Scout's Innocence In To Kill A Mockingbird By Harper Lee

706 Words 3 Pages
Leonard F. Peltier once believed, “We all begin in innocence. We all become guilty” In “To Kill A Mockingbird” Harper Lee uses the prospective of an innocent six year old child named Scout Finch. Throughout the book, however, she encounters many difficult situations. She undergoes becoming a lady not the mention she deals with racism throughout her town. She even has to deal with rumors of Boo Radley. Harper Lee shows Scout experiencing mature situations to examine the corruption of a child’s innocence to show the process of coming of age.
Through the process of Scout’s maturity, Aunt Alexandra has a big role in showing that growing up takes a lot of sacrifice. Alexandra shows Scout through her actions, “She patted her hair and said, ’Do it
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Adults seem to handle the unfairness of others treatments better than children, “Let [Dill] get a little bit older and he won’t get sick and cry” (Lee 170). The trail is against a black man named Tom against a white family whose names are Bob and Mayella Ewell. Tom was trialed for raping Mayella. That, however, isn’t the truth, for Bob Ewell beat his daughter for taunting a black man. Tom was found guilty, however, the evidence was clear to show he couldn’t have done anything. Children are so innocent, they only see the right and wrong things. The world isn’t only in black and white, there are many different shades of gray in …show more content…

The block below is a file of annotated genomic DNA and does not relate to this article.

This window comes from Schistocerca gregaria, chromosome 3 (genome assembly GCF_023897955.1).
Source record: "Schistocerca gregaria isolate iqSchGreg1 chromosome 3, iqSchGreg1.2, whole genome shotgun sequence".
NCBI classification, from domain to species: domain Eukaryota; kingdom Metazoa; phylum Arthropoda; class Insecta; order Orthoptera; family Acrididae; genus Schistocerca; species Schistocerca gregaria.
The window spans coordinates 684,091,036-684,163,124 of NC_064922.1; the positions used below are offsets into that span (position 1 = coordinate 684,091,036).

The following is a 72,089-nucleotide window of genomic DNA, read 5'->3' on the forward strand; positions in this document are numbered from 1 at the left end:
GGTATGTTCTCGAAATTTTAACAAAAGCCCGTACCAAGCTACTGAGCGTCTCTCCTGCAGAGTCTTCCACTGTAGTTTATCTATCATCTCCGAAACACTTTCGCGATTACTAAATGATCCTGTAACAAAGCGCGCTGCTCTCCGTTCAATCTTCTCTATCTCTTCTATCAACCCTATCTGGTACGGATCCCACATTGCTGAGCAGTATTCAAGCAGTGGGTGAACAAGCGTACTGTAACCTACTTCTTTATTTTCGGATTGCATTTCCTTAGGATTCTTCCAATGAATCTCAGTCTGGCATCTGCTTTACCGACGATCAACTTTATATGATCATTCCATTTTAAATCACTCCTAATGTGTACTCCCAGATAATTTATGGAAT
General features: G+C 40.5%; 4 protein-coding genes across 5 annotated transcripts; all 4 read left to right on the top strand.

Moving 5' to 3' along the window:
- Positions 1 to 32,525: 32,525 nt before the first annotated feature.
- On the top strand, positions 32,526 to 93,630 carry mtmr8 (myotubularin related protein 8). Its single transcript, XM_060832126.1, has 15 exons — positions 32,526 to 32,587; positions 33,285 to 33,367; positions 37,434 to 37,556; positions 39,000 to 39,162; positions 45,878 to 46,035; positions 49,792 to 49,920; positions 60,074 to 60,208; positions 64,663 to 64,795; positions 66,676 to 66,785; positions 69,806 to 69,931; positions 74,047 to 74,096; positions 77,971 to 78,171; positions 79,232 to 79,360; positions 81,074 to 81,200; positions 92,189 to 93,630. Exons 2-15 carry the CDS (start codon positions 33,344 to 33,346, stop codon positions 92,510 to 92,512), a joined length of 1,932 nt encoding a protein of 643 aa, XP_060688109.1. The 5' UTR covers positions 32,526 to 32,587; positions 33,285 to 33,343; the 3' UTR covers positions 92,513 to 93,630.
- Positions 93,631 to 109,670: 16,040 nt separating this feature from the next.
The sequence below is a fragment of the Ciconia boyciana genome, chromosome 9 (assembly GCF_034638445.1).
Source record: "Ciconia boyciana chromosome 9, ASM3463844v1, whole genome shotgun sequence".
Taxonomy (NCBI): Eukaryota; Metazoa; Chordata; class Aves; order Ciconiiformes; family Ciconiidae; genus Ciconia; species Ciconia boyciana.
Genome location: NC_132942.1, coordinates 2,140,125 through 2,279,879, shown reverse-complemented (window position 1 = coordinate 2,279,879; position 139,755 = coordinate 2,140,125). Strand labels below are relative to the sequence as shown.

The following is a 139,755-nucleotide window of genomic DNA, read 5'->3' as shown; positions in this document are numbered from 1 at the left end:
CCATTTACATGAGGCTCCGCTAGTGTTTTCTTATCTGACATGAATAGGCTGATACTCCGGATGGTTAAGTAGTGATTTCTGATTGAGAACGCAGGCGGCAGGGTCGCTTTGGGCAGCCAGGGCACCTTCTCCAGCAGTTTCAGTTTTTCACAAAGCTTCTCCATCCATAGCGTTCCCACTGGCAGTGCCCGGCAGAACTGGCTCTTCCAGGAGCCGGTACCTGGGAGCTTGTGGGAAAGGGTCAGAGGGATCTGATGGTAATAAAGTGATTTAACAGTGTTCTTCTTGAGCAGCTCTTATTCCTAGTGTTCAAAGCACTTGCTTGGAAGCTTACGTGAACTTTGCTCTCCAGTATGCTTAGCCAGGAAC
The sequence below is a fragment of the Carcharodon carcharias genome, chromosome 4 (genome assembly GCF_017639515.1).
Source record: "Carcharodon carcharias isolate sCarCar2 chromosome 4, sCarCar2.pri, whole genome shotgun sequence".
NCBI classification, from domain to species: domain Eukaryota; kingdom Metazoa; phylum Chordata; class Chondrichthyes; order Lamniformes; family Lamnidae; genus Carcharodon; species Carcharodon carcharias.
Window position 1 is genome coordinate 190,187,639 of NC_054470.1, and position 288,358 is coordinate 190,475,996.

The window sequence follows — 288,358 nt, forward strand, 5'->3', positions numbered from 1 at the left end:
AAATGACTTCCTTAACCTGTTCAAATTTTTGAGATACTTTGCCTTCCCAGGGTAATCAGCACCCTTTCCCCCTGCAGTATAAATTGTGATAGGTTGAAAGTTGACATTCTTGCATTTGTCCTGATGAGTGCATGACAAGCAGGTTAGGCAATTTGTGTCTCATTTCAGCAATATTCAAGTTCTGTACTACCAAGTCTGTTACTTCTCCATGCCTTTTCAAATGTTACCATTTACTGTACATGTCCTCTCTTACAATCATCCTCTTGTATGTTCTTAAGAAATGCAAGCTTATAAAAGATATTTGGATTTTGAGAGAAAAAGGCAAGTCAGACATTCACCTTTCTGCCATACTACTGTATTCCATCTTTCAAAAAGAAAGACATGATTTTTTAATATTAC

Being judged for what makes you happy should never be the case, “Secretly, Miss. Finch, I’m not much of a drinker, but you see they could never, never understand that I live like I do because that’s the way I want to live” (Lee 170). He is shamed for being with a colored woman and having mixed children. In order for the town to look down upon him for a real reason, he pretends to be an alcoholic. Through his actions, he teaches the children to never be ashamed of who they are and who they love. To never let go of what means the most to them even if they are shamed for it, is the point he is trying to prove. Innocence may be lost in the process, but it’s a price worth paying for.
Boo Radley’s presence in the story helps Scout realize growing up takes a lot more sacrifice than what she first thought. She has begun to see the world in other’s point of views, “I have never seen our neighborhood from this angle” (Lee 236). For instance, after taking Boo home, she stands on his porch to only see what he sees. What the outside world to Boo Radley looks like. What she sees, from her point of view, is different from what Boo sees. Putting her views in Boo’s views helps her being more mature as she’s starting to grow

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